1. Enter TSO OMVS to launch a Unix shell prompt
  2. Enter oedit ascii to edit a new Unix file
  3. Enter edit primary command copy 'zos.mtm2019.public.iso8859'
      Result is a copy MVS sequential data set records into Unix file
      Enter edit primary command hex on to display the hexadecimal values of the copied ASCII text
  4. Press F3 or save;end to exit edit session and return to shell prompt
  5. Enter exit, then enter again to exit from Unix shell prompt

Examine Unix File stream of bytes behavior
  1. From the Unix shell prompt, TSO OMVS, enter ls -TH ascii
      Unix ls command with -T flag lists the ascii file tag information where:
      output includes untagged and T=off (no tag assigned)

      Unix ls command with -H flag lists file formats and text data delimiters where:
      output includes nl (newline character, ascii x'15') is used as the text data delimiter
  2. From Unix shell prompt, enter cat ascii
      Unix cat command is used to 'concatenate' or display text file
      Displayed output is unreadable because system default is to read EBCDIC, not ASCII
      Newline character (nl, x'15') embedded in the ascii text did result in 15 newlines when text was displayed
  3. From Unix shell prompt, enter iconv -t IBM-1047 -f ISO8859-1 ascii | more
      Unix iconv command converts characters from one code page set to another where:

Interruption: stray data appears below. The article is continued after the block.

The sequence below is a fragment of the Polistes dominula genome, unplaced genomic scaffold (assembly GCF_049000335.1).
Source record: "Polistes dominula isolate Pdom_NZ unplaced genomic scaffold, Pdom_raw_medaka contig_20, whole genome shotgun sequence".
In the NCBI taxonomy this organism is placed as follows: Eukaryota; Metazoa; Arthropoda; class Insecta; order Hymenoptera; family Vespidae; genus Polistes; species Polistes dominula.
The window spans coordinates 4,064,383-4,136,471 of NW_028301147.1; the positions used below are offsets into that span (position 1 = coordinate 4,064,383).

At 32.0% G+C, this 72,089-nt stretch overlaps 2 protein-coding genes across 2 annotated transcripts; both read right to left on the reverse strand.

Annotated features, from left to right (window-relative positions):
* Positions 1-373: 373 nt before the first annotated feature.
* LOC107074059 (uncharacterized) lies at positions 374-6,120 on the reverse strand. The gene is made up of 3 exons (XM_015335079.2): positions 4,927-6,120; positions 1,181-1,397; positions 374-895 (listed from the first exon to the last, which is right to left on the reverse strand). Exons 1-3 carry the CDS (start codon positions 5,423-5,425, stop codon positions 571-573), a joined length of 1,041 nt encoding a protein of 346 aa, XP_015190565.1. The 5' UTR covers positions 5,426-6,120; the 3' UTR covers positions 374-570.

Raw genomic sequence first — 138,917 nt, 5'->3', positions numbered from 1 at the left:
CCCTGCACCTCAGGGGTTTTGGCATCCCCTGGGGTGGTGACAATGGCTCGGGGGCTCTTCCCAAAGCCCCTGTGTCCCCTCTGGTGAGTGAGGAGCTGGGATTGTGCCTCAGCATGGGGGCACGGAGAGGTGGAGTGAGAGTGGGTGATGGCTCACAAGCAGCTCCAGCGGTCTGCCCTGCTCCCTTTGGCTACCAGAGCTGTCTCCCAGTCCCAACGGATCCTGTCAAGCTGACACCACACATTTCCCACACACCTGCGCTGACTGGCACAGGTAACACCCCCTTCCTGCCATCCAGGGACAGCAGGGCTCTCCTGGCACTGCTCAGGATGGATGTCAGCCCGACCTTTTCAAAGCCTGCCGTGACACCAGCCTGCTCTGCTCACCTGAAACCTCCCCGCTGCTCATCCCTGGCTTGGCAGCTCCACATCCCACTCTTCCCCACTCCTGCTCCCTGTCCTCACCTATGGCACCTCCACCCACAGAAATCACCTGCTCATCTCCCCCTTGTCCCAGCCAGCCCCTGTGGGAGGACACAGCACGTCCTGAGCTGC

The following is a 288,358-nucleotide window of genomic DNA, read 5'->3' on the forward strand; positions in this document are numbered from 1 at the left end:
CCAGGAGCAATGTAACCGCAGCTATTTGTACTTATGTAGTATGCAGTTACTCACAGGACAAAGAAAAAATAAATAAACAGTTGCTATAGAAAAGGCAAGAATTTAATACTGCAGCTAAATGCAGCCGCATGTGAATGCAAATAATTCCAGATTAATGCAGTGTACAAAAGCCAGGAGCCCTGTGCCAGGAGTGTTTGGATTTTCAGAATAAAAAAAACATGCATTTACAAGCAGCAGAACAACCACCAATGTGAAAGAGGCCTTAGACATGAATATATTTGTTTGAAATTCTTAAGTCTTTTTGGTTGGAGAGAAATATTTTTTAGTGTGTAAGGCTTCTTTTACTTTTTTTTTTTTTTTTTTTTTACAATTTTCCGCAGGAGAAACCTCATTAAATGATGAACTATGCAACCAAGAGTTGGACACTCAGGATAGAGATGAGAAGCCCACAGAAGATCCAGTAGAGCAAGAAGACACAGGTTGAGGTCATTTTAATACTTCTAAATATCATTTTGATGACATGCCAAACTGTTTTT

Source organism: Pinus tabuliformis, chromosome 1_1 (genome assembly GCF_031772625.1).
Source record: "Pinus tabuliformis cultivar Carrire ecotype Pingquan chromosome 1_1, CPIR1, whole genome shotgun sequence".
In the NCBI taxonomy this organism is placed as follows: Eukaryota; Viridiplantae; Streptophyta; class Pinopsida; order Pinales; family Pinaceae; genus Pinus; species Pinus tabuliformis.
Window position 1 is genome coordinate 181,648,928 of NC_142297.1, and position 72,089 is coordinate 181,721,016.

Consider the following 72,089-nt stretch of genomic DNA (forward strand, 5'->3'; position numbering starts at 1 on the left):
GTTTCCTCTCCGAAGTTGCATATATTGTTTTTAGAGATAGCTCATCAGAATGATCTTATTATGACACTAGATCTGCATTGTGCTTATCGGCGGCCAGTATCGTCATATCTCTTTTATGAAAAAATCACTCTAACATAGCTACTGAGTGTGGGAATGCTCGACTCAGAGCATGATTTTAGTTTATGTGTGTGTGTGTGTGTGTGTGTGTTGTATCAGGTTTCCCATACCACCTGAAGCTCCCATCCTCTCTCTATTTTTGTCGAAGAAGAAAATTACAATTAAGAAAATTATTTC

-t IBM-1047 specifies the 'to' output character encoding where IBM-1047 is EBCDIC
    -f ISO8859-1 specifies the 'from' input character encoding where ISO8859-1 is ASCII
    iconv to EBCDIC did not recognize newline (nl x'15') as a valid EBCDIC character

Optional but helpful: From Unix shell prompt, enter man ls or man cat or man iconv to read about details of those Unix commands within the z/OS environment. When presented with (Page #), entering q will quit display of the command output.

Change a Unix file character encoding tag

z/OS utilities provide options to manage tags on UNIX files.

The chtag command allows you to set, modify, remove, or display information in a file tag.

Research the z/OS Unix chtag command by entering z/OS Unix command man chtag or an internet search.

Change the ascii file tag to EBCDIC using the z/OS Unix chtag command.

Success is when Unix command ls -TH ascii displays T=on with assigned EBCDIC character encoding scheme.

Unix command chtag -r ascii removes any previously assigned character encoding tag.

When your ascii Unix file has the EBCDIC tag assigned:

  1. From Unix shell prompt, enter ls -TH ascii > taglist
  2. From Unix shell prompt, enter cp taglist "//p2.output(#09)"
      The following truncation message is expected and can be ignored
    cp: FSUM6260 write error on file "//p2.output(#09)":
      EDC5003I Truncation of a record occurred during an I/O operation.
Optional: You can browse member #09 in your P2.OUTPUT MVS partitioned data set to verify the text is what you expect.

You are now aware of z/OS flexibility related to MVS data sets, Unix files, and character encoding.
You know more about z/OS than the average person.

Next: Challenge #10